analytics
December 11, 2013

Love them or loathe them, the Royal family are a British Institution. And although some people think they shouldn’t be allowed to express a view on public life, sometimes their interjections are welcome.

Take for instance Charles’s recent guests editorship of that staple of rural Britain, Country Life.

To celebrate his 65th birthday, the Prince was invited to edit an edition of the magazine last month and discuss the issues he considered most pressing.

Described by editor Mark Hedges as possessing an ‘unconditional passion for the countryside’, the Prince described it as “the unacknowledged backbone of our national identity” and as “precious as any of our great ­cathedrals”.

We erode at our peril, he wrote.

A firm supporter of farming, Charles expressed concern it was one of the least desirable careers to young people and that the average age of a farmer is 58.

He added: “It cannot be right that a typical hill farmer earns just £12,600, with some surviving on as little as £8,000 a year, whilst the big retailers and their shareholders do so much better out of the deal, having taken none of the risk.”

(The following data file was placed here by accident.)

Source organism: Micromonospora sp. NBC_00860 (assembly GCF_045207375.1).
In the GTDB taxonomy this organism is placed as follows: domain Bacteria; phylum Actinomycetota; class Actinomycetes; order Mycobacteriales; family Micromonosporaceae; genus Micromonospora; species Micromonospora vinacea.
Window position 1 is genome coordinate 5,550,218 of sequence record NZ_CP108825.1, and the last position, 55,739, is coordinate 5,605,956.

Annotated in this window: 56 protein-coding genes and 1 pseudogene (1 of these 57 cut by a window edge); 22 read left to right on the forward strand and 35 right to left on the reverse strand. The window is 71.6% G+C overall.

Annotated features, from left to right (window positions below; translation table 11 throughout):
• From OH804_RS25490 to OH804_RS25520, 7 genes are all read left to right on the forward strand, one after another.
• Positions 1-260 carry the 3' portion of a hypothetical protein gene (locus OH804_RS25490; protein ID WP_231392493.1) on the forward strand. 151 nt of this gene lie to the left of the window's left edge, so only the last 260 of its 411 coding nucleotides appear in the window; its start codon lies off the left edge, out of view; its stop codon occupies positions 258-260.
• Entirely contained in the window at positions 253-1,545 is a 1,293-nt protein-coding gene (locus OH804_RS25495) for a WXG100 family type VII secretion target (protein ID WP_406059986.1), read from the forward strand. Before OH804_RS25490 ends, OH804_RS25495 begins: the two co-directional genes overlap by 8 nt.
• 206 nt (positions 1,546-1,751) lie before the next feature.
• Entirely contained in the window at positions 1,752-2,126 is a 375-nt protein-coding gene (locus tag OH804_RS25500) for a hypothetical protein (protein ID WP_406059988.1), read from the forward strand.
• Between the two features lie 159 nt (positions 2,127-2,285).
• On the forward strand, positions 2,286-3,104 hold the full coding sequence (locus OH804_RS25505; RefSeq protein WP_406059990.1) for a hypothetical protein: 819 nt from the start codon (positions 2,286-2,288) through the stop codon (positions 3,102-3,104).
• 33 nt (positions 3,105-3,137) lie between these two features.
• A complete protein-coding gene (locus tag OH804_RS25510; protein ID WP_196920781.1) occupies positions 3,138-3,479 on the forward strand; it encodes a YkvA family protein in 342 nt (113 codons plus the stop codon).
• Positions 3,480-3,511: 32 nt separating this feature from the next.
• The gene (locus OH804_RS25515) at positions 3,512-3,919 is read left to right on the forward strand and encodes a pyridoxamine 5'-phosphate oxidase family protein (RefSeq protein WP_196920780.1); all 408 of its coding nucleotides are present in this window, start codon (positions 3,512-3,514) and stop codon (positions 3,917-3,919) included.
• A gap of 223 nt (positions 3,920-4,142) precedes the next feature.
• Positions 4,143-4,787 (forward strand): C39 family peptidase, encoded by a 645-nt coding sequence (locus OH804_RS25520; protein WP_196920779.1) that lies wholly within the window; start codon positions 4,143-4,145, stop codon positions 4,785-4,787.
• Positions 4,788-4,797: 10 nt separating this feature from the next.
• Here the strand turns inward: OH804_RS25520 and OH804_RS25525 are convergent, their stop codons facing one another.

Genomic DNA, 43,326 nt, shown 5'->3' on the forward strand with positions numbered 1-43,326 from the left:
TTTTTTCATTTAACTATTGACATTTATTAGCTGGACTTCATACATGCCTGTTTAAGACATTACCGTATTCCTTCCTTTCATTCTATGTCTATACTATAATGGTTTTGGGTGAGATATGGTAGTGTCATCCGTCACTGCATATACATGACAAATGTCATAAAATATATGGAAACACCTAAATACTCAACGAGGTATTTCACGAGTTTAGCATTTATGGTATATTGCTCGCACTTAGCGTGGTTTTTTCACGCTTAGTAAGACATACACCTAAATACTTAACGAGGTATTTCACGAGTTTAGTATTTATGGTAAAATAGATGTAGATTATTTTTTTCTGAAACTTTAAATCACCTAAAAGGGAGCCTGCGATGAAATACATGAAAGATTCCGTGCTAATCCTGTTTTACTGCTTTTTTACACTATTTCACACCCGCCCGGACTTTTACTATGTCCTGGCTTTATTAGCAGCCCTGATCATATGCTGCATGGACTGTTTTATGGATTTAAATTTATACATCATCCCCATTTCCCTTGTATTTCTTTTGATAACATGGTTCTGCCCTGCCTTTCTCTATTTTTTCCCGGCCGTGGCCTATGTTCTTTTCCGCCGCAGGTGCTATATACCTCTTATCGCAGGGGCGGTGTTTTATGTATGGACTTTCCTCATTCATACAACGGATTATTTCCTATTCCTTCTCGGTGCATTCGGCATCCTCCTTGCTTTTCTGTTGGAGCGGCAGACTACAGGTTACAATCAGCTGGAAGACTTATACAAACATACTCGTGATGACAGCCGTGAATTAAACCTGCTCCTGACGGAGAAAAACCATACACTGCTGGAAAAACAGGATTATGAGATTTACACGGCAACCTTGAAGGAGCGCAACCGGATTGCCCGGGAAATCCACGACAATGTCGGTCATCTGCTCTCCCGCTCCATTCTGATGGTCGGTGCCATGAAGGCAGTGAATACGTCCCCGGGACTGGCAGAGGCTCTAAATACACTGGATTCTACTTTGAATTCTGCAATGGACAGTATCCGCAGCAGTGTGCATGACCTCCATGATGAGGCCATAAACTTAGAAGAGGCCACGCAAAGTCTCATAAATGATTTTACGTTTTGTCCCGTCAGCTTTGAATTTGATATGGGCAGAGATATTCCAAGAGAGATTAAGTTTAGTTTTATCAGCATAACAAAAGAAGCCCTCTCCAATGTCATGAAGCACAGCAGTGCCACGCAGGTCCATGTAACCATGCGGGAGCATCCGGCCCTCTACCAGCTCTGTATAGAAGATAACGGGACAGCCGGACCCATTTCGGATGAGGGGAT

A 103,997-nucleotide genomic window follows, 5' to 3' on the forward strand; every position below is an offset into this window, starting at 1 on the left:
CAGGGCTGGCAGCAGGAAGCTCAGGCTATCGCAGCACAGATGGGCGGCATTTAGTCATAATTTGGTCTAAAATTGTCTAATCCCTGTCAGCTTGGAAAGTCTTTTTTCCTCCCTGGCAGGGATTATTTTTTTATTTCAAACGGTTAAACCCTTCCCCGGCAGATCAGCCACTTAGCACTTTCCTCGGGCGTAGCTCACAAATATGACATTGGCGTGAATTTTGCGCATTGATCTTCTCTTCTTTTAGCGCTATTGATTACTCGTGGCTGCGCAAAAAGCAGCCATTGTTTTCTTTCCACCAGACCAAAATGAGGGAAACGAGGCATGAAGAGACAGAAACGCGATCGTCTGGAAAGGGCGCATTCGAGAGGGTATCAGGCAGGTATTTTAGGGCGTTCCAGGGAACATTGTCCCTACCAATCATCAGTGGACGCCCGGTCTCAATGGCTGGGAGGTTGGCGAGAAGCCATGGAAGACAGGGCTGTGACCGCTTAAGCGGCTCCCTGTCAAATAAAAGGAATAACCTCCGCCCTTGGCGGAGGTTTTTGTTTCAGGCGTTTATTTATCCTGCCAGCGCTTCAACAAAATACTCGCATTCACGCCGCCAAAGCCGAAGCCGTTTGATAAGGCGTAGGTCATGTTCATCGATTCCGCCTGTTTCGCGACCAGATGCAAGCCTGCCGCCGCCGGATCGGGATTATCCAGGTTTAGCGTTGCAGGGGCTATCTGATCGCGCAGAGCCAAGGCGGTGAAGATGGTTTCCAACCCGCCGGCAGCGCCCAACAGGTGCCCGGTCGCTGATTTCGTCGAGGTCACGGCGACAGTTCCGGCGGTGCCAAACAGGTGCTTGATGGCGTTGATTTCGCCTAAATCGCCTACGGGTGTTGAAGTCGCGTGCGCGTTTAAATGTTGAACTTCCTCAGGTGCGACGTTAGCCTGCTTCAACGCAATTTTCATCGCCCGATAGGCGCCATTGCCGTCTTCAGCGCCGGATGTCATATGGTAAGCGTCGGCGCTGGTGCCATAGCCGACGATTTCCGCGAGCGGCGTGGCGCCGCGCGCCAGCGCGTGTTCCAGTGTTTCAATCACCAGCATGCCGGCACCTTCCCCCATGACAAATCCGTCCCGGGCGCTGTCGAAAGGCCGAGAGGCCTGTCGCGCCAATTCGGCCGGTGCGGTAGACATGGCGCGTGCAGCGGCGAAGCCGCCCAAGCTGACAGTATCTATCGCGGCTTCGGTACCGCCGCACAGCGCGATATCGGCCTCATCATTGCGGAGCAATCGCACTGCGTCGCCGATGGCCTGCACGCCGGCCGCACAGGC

As a fuel company that has served farmers and rural communities for more than a century, we welcome the Prince’s views on the matter. They come from a position of knowledge and insight and inform the ongoing debate about how the countryside will develop in the future.

All of us, urban and rural dwellers alike, benefit from an economically healthy countryside. Whether you like to visit it or not, the chances are a great deal of the food you eat is produced there, and as such it is good to see sensible and passionately held viewpoints expressed on the matter, no matter where they may come from.


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